The slow disappearance of training manuals

By Anne Sexton - Last update

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Monica Keaveney mourns the slow disappearance of training manuals from more and more courses. She outlines the key reasons for using a manual and offers a few tips for designing one.

Call me old fashioned, but even with e-learning, webinars, forums, blogs and knowledge management systems, I’m still a fan of the training manual.

Many people don’t give manuals a chance. We are too busy to read up on a solution so that we spend half an hour trying to call someone in IT! Manuals are gradually disappearing. Perhaps it’s my own personal self-paced learning style, but I would rather have a manual leaving a course than umpteen handouts.

The importance of a good training manual

A good training manual allows participants to concentrate on understanding something. They can pay attention instead of frantically trying to write it down so they know how to do it again. As a trainer, I prefer to use the training manual as a guide throughout the course. As a result, the participant can take down any ‘notes to self’ at the relevant place.

Some trainers provide the training manual but urge participants not to refer to them during the course. That to me is code for saying: “The manual isn’t very good – don’t refer to it ever.” By giving learners a decent manual, you’re also giving them some choice about their training. They themselves can decide if and when they will use it.

A good manual takes time

Designing and writing up a good training manual takes time. Make sure you ask yourself what the purpose of the manual is and why you are writing it.

Training manuals should not be so thick that they scare people away. They should start by covering basic skills and later versions should cover the more advanced topics. It might be worth checking out existing manuals and material to get an idea of what style you should use (or avoid).

I generally write two manuals: one for the trainer and one for the learners. Both contain the same information but the trainer’s manual also includes notes on the inventory, delivery, assessment and evaluation of the training. The learner’s manual provides all the information and support on a particular course.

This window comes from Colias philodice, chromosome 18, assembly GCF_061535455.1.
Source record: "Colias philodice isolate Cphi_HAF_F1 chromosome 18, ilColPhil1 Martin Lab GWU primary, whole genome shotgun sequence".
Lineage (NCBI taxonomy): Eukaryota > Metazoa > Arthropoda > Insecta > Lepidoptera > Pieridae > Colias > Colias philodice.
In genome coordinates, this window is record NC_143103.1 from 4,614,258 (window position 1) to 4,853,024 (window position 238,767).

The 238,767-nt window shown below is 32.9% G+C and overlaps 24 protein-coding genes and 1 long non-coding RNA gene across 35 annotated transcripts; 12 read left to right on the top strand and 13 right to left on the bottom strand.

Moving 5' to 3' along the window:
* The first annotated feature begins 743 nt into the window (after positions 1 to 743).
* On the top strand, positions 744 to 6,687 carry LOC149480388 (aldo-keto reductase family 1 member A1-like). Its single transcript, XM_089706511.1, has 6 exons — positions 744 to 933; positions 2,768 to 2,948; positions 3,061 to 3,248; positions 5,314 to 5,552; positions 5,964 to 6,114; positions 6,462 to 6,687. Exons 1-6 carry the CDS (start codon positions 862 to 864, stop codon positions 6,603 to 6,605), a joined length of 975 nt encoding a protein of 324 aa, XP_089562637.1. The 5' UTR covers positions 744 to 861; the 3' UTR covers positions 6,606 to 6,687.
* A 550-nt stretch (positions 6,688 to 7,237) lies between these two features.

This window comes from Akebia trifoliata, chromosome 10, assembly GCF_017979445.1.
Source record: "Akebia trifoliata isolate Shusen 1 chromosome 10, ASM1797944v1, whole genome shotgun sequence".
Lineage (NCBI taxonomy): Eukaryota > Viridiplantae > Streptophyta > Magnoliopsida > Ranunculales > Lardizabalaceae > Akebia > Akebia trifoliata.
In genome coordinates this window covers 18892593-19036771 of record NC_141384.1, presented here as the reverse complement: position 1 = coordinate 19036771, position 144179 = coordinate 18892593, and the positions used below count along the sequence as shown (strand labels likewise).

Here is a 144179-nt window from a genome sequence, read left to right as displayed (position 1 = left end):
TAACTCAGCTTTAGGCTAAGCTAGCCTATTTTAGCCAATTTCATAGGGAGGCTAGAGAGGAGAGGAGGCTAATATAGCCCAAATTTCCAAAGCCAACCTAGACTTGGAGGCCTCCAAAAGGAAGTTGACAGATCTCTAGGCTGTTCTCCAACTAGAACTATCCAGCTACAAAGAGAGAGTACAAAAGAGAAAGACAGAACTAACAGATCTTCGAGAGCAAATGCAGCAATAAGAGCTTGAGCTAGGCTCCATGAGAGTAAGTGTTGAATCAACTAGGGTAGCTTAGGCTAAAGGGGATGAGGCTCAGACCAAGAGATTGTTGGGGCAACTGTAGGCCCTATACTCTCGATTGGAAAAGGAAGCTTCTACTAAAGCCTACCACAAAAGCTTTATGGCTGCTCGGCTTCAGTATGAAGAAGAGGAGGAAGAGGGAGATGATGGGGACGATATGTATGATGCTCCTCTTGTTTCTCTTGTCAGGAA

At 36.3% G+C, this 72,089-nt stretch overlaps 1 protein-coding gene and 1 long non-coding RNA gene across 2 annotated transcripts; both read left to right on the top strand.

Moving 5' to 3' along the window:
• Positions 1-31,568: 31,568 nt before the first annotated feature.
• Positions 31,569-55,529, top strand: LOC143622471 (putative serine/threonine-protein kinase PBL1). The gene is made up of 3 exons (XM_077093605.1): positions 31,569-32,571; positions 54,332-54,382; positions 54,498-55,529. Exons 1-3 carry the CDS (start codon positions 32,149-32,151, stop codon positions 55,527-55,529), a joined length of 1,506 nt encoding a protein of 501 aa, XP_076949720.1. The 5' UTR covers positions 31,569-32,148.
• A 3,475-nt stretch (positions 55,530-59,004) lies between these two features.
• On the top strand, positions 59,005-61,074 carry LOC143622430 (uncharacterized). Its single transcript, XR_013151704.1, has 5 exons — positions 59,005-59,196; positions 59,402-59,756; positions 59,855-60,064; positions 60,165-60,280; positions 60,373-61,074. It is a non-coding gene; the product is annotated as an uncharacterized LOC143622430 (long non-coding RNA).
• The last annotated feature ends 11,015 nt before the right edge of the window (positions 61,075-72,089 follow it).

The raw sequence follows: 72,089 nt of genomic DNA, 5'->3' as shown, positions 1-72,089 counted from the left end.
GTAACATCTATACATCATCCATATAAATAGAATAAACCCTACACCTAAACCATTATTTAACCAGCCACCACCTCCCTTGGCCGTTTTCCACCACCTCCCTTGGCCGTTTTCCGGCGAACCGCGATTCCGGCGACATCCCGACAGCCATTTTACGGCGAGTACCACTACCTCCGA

As with any form of communicating, you must start with a plan. A plan of who the manual is being written for. Is it for participants who are new to this topic, or for more advanced users?

Consider the following for each of your readers:

  • Day to day job
  • Work environment
  • Specific tasks
  • Educational level
  • Native language
  • Computer experience for IT manuals

Write out a plan with objectives. Decide what you want the manual to achieve, what topics you want to cover, how you want it to look, and so on.

Pay attention to how people use manuals

Nobody sits down and reads a manual from start to finish. People look for the topic they are having difficulty with. When they find it, they first scan the pictures, diagrams and headings to see if it’s what they need. Then they read it. Therefore, it’s vital to include plenty of diagrams and screenshots amid well laid out non-ambiguous text.

Manuals with technical terms are not read from start to finish either. If you have explained a term in chapter one, you may still need to briefly explain it again in later chapters. You should also refer learners to where they can find the detailed explanation.

In IT-related courses, include plenty of screenshots in manuals for beginner courses. Don’t assume that the reader will press ‘OK’ here or there to advance them to the next screen. You must include all screens to make it as user-friendly as possible.

The best manuals I have read will even tell you what to do in the event of a common error occurring. For more advanced manuals, use one screenshot and number each of the steps clearly.

Make sure to include a content page or index, if not both of them. Ask a colleague to proofread the manual as opposed to use it. Failing that read it yourself and then ‘use’ it as a person it was written for.

Finally, a good training manual can be a learning intervention all by itself. Therefore you should make it available on the company intranet where staff members can access it.

Monica Keaveney is a CEO at MONERE Development Services Ltd. and Co-Founder of The Savvy Teen Academy.

Anne Sexton

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